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Me and Gary, brooding (September 2004)

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A good book is the precious lifeblood of a master spirit, embalmed and treasured up on purpose to a life beyond life.

John Milton


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Saturday, April 4th, 2009

The white shirt

Warning: do not look in this post for a train of thought. Sorry! I've been trying to come up with one for a couple of days but it's not happening yet. So this is just a placeholder, a couple of things I've noticed recently that want tying together.

Rosa (with whom I've been corresponding in English and in Spanish, thanks to Conversation Exchange for getting us together) sent me the lyrics to Ana Belén's "España, Camisa Blanca", a beautiful song that has really captured my imagination in the last few days.

I do not understand the metaphor yet -- Rosa explains that the song is about the end of Franco's regime in the late 70's, and that a white shirt is a symbol of hope. Looking around I see (from an article on El problema de España which I have not yet read) that the song's title comes from a poem by Blas de Otero Muñoz -- however I have not been able to find any of his poetry online, don't know the context. In the same article I notice a painting of Goya's, "The 3rd of May, 1808":

-- notice the white shirt which is the most striking detail of this painting. (The soldiers who are about to shoot the man in the white shirt are Napoleon's troops, suppressing civil unrest in Madrid during the occupation.) And now Dave is telling me that this painting features in Buñuel's movie Le fantôme de liberté -- onto my Netflix queue it goes... Hoping I will be able to suss out a thread connecting these items...

posted evening of April 4th, 2009: 1 response
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Sunday, April 19th, 2009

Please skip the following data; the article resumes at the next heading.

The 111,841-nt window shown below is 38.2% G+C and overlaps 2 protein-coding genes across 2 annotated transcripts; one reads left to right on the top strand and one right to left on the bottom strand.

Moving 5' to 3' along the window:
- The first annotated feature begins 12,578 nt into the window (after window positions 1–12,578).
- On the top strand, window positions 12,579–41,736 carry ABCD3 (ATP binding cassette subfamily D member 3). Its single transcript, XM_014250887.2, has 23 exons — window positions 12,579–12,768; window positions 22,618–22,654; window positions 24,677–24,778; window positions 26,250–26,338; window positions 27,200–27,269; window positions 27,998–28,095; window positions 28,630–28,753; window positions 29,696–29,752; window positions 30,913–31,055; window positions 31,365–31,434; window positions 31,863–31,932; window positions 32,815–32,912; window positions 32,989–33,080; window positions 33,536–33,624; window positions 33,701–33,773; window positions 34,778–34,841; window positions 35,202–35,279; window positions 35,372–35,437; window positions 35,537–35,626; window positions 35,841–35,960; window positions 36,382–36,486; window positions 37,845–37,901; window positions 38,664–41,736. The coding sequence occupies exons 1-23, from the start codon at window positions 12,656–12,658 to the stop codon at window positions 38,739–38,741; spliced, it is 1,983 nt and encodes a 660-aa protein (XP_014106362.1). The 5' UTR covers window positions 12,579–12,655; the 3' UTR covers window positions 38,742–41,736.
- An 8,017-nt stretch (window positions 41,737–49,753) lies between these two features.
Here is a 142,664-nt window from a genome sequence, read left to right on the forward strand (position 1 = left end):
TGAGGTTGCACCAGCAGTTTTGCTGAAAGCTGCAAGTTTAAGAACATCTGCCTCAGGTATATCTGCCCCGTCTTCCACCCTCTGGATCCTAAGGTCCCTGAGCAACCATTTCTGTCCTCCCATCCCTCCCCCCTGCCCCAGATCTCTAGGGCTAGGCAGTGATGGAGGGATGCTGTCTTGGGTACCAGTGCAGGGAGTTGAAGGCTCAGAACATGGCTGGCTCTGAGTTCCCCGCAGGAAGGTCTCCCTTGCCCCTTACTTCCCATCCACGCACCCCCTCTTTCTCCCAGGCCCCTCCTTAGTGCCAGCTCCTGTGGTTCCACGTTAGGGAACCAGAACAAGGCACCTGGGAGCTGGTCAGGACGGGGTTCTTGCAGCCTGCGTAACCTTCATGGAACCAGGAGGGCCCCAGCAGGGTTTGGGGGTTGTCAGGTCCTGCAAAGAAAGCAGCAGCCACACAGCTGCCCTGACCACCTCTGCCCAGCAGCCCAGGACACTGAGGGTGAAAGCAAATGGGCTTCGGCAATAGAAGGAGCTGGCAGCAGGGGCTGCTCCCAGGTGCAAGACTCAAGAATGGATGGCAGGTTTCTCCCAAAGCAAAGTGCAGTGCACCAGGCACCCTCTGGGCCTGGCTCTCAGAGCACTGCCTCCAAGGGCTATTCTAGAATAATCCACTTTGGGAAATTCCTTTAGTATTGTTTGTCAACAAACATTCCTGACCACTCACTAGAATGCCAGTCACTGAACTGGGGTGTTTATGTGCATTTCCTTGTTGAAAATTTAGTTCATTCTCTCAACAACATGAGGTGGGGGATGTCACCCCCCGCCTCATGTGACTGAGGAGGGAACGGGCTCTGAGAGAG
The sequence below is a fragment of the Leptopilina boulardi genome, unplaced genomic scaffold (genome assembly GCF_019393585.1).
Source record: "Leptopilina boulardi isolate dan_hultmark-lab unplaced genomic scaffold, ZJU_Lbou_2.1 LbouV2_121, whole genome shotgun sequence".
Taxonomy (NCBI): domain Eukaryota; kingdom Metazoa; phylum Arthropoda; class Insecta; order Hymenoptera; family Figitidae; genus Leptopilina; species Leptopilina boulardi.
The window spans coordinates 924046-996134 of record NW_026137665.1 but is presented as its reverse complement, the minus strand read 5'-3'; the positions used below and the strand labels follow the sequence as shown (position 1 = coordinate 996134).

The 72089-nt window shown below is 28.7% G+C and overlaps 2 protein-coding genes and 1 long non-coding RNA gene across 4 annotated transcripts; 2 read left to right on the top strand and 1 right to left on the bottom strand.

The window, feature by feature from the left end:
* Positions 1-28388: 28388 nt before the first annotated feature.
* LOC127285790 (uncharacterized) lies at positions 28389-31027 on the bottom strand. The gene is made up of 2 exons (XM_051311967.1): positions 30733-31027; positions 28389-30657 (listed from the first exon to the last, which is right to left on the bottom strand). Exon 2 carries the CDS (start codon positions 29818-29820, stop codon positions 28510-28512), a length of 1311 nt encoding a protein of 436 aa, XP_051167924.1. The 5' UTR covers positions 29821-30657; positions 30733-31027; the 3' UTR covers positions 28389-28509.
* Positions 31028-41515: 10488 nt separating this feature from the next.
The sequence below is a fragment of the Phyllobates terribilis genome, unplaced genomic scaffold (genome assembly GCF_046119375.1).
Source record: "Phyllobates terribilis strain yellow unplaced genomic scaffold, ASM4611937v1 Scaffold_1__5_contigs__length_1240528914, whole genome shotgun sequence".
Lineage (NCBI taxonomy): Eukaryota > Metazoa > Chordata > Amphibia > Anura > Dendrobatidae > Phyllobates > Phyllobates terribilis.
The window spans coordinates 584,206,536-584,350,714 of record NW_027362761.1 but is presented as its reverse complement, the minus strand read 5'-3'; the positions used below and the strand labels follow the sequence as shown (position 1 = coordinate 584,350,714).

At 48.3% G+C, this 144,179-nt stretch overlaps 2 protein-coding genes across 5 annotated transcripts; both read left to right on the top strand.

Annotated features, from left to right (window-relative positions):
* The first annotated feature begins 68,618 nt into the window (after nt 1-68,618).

Sketch Comedy

I watched Buñuel's Phantom of Liberty last night (and thanks, Dave, for the recommendation!) and found it... mesmerizing? hilarious? yes, and Pythonesque. This is funny because while I've always thought of Monty Python's humor as "surrealistic," I think this is the closest approximation of their style that I've seen in the work of an actual Surrealist. I wonder what vectors of influence are working -- obviously the Pythons were familiar with Buñuel's work, and I expect Buñuel watched their shows, though I don't know what the timeline would look like; The Phantom of Liberty came out in 1974, a year before The Life of Brian and after Flying Circus had been running for a couple of years.*

The individual sketches are hilarious, and the transitions between them are kind of brilliantly jarring -- I am going to watch the movie again tonight because I felt like there was a thread linking the sketches that I was not picking up on because the thread was spinning so fast. Take a look at this sketch on Defecation, which is embedded inside a lecture on moral relativism that the professor (the guy with glasses) is giving at the police academy (hence the cut to the mostly empty lecture hall midway through):

I was thinking as I watched this about the Samuel Beckett quote I read recently, to the effect that he writes in French because he feels too fluent in English -- and really liking listening to the French dialogue in the movie, struggling with the help of the subtitles to understand it. It seems to me like listening to or reading a language you don't quite understand, and the process of understanding what is being said, really opens up some interesting new passageways in my brain.

* I don't know how many seasons they made Flying Circus for -- it premiered in 1969, may well have been finished by 1974.

posted morning of April 19th, 2009: 2 responses
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